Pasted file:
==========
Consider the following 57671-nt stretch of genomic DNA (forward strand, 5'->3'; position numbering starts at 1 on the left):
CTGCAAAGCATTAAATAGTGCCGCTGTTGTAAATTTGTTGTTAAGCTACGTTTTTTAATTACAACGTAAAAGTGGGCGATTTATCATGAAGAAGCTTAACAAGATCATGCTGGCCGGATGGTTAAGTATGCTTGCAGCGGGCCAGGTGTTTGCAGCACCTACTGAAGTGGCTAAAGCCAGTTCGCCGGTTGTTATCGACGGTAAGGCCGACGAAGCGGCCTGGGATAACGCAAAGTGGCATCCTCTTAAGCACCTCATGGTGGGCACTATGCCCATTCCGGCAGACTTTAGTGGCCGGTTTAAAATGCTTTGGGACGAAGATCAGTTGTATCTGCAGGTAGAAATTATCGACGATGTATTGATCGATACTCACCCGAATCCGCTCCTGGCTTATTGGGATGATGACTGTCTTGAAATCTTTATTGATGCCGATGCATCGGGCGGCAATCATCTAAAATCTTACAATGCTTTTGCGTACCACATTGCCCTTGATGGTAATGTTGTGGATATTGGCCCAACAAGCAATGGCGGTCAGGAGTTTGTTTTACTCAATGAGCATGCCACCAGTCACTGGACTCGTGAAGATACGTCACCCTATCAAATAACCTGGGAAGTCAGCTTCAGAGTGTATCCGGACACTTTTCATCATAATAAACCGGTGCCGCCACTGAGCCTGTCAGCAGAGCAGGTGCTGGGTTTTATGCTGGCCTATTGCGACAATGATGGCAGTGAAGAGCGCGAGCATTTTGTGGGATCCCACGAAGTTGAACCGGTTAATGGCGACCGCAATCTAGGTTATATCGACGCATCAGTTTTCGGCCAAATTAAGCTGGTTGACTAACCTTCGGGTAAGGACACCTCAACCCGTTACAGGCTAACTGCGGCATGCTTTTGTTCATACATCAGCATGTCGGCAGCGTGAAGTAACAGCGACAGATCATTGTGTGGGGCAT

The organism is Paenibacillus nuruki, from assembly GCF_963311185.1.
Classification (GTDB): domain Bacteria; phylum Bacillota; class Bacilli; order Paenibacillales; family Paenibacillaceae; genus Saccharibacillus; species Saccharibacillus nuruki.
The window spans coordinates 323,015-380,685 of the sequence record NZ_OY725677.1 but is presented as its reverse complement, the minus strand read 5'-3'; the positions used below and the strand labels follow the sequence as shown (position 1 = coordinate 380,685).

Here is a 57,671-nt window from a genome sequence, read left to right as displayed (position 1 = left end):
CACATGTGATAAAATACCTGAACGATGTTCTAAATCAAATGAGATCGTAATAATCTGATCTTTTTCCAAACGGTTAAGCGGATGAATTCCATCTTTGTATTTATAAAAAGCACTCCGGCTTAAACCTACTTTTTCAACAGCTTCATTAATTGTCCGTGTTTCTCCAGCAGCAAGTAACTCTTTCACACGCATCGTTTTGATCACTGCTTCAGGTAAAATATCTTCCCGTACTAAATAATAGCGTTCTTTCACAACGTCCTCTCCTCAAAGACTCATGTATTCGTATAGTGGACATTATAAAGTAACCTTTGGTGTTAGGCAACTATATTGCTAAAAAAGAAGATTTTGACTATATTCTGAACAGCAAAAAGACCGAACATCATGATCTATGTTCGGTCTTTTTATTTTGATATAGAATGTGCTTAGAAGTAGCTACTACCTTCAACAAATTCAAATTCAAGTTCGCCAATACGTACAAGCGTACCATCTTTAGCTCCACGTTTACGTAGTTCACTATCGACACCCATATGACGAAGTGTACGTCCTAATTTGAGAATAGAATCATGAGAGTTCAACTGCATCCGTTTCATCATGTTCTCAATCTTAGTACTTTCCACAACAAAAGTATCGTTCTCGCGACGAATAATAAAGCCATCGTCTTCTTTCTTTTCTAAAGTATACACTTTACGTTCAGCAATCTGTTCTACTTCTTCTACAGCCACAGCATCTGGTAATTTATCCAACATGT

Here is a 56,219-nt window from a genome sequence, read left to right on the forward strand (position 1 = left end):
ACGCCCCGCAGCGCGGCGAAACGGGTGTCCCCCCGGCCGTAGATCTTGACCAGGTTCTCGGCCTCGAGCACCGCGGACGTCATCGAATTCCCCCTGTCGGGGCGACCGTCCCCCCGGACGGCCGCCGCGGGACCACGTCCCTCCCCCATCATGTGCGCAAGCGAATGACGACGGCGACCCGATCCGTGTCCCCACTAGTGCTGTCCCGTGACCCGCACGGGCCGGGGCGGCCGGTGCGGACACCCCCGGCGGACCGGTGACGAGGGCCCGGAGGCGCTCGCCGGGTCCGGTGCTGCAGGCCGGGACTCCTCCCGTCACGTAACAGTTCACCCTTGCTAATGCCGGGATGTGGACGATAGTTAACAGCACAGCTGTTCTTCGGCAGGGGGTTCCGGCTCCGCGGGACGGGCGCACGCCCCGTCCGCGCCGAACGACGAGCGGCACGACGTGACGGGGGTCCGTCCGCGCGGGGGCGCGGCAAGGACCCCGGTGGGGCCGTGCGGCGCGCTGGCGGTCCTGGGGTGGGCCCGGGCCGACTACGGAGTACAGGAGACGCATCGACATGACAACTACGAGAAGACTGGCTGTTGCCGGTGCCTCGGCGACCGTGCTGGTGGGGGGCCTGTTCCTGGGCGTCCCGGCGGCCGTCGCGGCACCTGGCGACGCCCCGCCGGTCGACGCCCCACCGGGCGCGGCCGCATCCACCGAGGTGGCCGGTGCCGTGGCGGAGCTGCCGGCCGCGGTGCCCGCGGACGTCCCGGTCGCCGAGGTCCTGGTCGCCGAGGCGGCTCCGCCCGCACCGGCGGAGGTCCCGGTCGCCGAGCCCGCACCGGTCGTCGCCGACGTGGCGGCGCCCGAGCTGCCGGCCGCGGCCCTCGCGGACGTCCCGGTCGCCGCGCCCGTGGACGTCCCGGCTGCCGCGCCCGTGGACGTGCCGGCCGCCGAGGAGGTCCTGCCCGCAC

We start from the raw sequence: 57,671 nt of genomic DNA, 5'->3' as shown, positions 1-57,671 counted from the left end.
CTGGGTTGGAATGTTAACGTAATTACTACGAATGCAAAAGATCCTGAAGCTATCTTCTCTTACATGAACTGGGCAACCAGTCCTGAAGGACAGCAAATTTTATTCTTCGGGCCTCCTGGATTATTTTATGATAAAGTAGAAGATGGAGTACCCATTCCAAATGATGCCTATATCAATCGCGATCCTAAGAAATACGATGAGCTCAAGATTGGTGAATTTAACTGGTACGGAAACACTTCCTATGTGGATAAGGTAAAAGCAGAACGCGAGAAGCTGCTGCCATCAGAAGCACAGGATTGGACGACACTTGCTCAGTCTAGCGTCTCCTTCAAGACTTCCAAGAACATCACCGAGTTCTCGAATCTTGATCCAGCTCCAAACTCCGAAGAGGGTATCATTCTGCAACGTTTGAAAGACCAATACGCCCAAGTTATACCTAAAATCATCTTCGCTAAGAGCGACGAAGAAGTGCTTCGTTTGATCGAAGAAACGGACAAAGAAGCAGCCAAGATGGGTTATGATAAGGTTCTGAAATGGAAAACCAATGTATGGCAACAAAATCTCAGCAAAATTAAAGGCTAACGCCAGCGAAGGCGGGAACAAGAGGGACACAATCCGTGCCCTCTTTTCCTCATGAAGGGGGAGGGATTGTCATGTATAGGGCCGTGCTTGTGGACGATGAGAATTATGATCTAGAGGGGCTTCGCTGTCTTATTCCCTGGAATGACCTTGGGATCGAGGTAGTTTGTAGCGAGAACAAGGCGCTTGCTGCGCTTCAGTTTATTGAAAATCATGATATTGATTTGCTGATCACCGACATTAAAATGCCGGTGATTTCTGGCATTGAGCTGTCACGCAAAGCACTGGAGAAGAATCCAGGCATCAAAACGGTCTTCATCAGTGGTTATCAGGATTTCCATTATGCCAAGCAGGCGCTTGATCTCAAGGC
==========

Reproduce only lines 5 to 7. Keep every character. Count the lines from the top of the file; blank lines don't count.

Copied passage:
The window spans coordinates 323,015-380,685 of the sequence record NZ_OY725677.1 but is presented as its reverse complement, the minus strand read 5'-3'; the positions used below and the strand labels follow the sequence as shown (position 1 = coordinate 380,685).

Here is a 57,671-nt window from a genome sequence, read left to right as displayed (position 1 = left end):
CACATGTGATAAAATACCTGAACGATGTTCTAAATCAAATGAGATCGTAATAATCTGATCTTTTTCCAAACGGTTAAGCGGATGAATTCCATCTTTGTATTTATAAAAAGCACTCCGGCTTAAACCTACTTTTTCAACAGCTTCATTAATTGTCCGTGTTTCTCCAGCAGCAAGTAACTCTTTCACACGCATCGTTTTGATCACTGCTTCAGGTAAAATATCTTCCCGTACTAAATAATAGCGTTCTTTCACAACGTCCTCTCCTCAAAGACTCATGTATTCGTATAGTGGACATTATAAAGTAACCTTTGGTGTTAGGCAACTATATTGCTAAAAAAGAAGATTTTGACTATATTCTGAACAGCAAAAAGACCGAACATCATGATCTATGTTCGGTCTTTTTATTTTGATATAGAATGTGCTTAGAAGTAGCTACTACCTTCAACAAATTCAAATTCAAGTTCGCCAATACGTACAAGCGTACCATCTTTAGCTCCACGTTTACGTAGTTCACTATCGACACCCATATGACGAAGTGTACGTCCTAATTTGAGAATAGAATCATGAGAGTTCAACTGCATCCGTTTCATCATGTTCTCAATCTTAGTACTTTCCACAACAAAAGTATCGTTCTCGCGACGAATAATAAAGCCATCGTCTTCTTTCTTTTCTAAAGTATACACTTTACGTTCAGCAATCTGTTCTACTTCTTCTACAGCCACAGCATCTGGTAATTTATCCAACATGT